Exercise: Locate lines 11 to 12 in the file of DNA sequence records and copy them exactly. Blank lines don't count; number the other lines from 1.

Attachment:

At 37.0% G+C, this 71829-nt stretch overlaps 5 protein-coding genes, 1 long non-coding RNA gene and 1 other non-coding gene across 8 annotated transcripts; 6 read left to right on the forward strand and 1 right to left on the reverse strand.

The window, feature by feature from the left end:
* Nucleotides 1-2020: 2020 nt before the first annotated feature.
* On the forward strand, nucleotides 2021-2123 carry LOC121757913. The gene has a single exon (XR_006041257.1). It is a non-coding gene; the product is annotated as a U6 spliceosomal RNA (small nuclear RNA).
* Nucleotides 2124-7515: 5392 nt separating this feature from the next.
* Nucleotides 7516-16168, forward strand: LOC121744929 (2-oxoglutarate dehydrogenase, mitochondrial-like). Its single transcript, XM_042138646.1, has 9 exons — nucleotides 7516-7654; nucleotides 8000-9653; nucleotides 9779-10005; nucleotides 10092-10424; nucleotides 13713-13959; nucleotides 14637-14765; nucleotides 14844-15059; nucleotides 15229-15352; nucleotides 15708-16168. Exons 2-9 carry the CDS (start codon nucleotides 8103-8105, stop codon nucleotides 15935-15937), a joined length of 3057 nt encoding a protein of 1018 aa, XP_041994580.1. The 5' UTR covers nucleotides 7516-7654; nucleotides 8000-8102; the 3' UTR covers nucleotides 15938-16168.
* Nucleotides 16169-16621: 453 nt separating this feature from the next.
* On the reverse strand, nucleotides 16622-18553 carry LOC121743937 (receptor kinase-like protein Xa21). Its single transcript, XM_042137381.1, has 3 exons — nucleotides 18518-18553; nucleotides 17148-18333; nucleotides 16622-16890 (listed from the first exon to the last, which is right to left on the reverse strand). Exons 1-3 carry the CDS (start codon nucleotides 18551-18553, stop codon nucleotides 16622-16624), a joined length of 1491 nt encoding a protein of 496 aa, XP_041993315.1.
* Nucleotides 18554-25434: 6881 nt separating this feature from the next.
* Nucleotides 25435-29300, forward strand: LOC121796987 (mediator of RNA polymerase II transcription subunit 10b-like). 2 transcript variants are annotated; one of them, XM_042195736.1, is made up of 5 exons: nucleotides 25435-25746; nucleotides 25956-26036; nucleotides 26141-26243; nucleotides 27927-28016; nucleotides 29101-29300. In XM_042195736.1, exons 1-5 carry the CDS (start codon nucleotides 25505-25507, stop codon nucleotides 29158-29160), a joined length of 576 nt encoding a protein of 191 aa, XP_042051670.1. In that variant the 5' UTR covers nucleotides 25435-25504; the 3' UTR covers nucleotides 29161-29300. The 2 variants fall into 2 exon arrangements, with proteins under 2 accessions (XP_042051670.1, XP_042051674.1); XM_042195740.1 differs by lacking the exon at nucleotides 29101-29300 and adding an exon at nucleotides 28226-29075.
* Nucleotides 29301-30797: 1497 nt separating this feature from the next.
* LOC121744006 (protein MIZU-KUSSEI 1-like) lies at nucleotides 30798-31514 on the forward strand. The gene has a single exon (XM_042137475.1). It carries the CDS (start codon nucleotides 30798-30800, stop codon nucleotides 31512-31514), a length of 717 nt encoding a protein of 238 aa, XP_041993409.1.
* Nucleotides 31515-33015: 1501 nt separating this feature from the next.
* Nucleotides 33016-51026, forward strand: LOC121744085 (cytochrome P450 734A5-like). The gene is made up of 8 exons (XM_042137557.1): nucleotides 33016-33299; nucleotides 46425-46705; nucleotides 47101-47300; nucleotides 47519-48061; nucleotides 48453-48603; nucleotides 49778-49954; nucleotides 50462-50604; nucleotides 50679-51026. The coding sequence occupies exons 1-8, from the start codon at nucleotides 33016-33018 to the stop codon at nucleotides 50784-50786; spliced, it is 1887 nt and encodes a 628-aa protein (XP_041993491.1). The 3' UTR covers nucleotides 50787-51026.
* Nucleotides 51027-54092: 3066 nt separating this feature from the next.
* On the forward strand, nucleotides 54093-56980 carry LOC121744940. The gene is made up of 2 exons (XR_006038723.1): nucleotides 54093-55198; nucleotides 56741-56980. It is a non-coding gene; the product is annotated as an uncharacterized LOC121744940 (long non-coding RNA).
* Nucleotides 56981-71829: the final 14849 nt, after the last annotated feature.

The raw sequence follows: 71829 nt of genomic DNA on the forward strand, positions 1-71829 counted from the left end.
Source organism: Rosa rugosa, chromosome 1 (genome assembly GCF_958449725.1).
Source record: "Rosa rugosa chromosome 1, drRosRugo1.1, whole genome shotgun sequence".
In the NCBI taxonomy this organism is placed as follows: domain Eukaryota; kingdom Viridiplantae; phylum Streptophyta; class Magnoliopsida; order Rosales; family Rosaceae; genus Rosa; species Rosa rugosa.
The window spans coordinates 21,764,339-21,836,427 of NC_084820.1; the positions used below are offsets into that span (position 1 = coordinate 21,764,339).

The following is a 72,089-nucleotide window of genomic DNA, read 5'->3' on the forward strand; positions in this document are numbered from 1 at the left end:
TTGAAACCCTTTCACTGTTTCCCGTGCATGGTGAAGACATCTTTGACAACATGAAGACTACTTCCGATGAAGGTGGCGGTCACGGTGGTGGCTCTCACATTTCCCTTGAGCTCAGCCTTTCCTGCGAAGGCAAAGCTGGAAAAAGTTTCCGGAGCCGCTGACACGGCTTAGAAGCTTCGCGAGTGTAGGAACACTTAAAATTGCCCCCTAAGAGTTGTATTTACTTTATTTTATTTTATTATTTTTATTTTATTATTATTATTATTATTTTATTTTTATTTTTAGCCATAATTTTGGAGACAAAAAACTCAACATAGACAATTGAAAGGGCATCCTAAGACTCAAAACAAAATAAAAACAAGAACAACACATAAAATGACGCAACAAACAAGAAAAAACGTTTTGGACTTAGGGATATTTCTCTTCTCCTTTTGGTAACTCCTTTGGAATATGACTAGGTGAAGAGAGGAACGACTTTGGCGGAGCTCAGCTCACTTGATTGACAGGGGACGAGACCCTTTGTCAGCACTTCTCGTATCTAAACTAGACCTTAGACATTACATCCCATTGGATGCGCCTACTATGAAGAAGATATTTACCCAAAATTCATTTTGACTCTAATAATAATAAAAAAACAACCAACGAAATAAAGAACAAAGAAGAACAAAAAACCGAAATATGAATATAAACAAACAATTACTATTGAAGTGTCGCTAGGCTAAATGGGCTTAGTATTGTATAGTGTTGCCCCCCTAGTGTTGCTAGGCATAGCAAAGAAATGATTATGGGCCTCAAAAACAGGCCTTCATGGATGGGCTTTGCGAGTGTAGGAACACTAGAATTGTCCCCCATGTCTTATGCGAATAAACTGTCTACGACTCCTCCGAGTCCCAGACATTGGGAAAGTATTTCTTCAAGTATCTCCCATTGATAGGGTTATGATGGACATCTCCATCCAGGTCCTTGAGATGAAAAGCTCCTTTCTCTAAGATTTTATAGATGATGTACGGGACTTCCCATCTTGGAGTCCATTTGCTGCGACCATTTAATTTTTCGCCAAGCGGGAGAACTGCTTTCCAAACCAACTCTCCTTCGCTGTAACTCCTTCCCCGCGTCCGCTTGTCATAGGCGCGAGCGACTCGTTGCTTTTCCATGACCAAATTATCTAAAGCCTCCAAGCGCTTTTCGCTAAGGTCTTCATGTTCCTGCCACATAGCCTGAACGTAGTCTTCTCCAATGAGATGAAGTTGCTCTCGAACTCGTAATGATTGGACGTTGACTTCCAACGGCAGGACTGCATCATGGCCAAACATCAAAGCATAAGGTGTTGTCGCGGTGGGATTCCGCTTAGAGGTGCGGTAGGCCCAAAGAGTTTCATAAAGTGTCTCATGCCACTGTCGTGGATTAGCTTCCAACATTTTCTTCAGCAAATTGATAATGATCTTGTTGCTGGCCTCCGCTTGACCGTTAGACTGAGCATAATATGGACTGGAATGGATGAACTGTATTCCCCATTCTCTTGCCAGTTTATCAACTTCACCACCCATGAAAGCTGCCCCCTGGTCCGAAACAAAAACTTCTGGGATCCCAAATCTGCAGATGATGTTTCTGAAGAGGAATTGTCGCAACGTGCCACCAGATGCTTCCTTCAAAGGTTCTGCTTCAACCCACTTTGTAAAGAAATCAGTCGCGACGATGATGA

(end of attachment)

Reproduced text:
* Nucleotides 29301-30797: 1497 nt separating this feature from the next.
* LOC121744006 (protein MIZU-KUSSEI 1-like) lies at nucleotides 30798-31514 on the forward strand. The gene has a single exon (XM_042137475.1). It carries the CDS (start codon nucleotides 30798-30800, stop codon nucleotides 31512-31514), a length of 717 nt encoding a protein of 238 aa, XP_041993409.1.